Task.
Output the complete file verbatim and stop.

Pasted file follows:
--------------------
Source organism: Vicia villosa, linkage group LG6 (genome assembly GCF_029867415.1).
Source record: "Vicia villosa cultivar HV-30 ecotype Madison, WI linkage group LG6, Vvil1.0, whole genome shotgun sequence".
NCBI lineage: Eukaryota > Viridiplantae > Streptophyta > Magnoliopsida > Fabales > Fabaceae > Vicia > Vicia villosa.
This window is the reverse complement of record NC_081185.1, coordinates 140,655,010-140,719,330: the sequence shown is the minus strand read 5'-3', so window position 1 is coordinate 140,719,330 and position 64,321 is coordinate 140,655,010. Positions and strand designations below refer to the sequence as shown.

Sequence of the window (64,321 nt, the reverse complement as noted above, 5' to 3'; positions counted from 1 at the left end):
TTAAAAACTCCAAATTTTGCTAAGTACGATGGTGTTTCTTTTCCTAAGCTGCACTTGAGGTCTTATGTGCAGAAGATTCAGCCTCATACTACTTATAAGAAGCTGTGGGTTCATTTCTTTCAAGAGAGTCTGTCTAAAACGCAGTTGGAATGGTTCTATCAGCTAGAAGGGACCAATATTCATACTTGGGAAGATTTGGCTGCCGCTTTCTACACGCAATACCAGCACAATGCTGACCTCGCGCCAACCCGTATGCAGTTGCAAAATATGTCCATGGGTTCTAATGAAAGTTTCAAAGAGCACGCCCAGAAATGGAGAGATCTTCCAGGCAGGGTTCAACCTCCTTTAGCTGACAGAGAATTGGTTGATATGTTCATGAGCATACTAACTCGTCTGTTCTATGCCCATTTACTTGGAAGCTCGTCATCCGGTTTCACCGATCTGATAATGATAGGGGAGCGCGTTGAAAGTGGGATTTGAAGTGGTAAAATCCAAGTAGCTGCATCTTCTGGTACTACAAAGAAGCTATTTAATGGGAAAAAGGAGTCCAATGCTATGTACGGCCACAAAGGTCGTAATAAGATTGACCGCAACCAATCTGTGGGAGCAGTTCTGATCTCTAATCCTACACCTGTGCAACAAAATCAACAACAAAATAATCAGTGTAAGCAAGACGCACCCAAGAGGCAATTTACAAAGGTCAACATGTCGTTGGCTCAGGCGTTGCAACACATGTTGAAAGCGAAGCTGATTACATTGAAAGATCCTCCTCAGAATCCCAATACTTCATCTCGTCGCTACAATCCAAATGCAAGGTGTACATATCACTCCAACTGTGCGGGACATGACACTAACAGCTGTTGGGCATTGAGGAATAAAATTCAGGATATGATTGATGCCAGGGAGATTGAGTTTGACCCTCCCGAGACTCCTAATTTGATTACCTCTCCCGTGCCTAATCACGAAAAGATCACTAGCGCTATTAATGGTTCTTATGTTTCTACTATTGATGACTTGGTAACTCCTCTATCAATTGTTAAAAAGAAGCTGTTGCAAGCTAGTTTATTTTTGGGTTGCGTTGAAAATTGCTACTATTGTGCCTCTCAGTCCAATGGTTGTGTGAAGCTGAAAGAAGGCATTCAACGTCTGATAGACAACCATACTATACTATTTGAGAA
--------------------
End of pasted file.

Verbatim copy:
Source organism: Vicia villosa, linkage group LG6 (genome assembly GCF_029867415.1).
Source record: "Vicia villosa cultivar HV-30 ecotype Madison, WI linkage group LG6, Vvil1.0, whole genome shotgun sequence".
NCBI lineage: Eukaryota > Viridiplantae > Streptophyta > Magnoliopsida > Fabales > Fabaceae > Vicia > Vicia villosa.
This window is the reverse complement of record NC_081185.1, coordinates 140,655,010-140,719,330: the sequence shown is the minus strand read 5'-3', so window position 1 is coordinate 140,719,330 and position 64,321 is coordinate 140,655,010. Positions and strand designations below refer to the sequence as shown.

Sequence of the window (64,321 nt, the reverse complement as noted above, 5' to 3'; positions counted from 1 at the left end):
TTAAAAACTCCAAATTTTGCTAAGTACGATGGTGTTTCTTTTCCTAAGCTGCACTTGAGGTCTTATGTGCAGAAGATTCAGCCTCATACTACTTATAAGAAGCTGTGGGTTCATTTCTTTCAAGAGAGTCTGTCTAAAACGCAGTTGGAATGGTTCTATCAGCTAGAAGGGACCAATATTCATACTTGGGAAGATTTGGCTGCCGCTTTCTACACGCAATACCAGCACAATGCTGACCTCGCGCCAACCCGTATGCAGTTGCAAAATATGTCCATGGGTTCTAATGAAAGTTTCAAAGAGCACGCCCAGAAATGGAGAGATCTTCCAGGCAGGGTTCAACCTCCTTTAGCTGACAGAGAATTGGTTGATATGTTCATGAGCATACTAACTCGTCTGTTCTATGCCCATTTACTTGGAAGCTCGTCATCCGGTTTCACCGATCTGATAATGATAGGGGAGCGCGTTGAAAGTGGGATTTGAAGTGGTAAAATCCAAGTAGCTGCATCTTCTGGTACTACAAAGAAGCTATTTAATGGGAAAAAGGAGTCCAATGCTATGTACGGCCACAAAGGTCGTAATAAGATTGACCGCAACCAATCTGTGGGAGCAGTTCTGATCTCTAATCCTACACCTGTGCAACAAAATCAACAACAAAATAATCAGTGTAAGCAAGACGCACCCAAGAGGCAATTTACAAAGGTCAACATGTCGTTGGCTCAGGCGTTGCAACACATGTTGAAAGCGAAGCTGATTACATTGAAAGATCCTCCTCAGAATCCCAATACTTCATCTCGTCGCTACAATCCAAATGCAAGGTGTACATATCACTCCAACTGTGCGGGACATGACACTAACAGCTGTTGGGCATTGAGGAATAAAATTCAGGATATGATTGATGCCAGGGAGATTGAGTTTGACCCTCCCGAGACTCCTAATTTGATTACCTCTCCCGTGCCTAATCACGAAAAGATCACTAGCGCTATTAATGGTTCTTATGTTTCTACTATTGATGACTTGGTAACTCCTCTATCAATTGTTAAAAAGAAGCTGTTGCAAGCTAGTTTATTTTTGGGTTGCGTTGAAAATTGCTACTATTGTGCCTCTCAGTCCAATGGTTGTGTGAAGCTGAAAGAAGGCATTCAACGTCTGATAGACAACCATACTATACTATTTGAGAA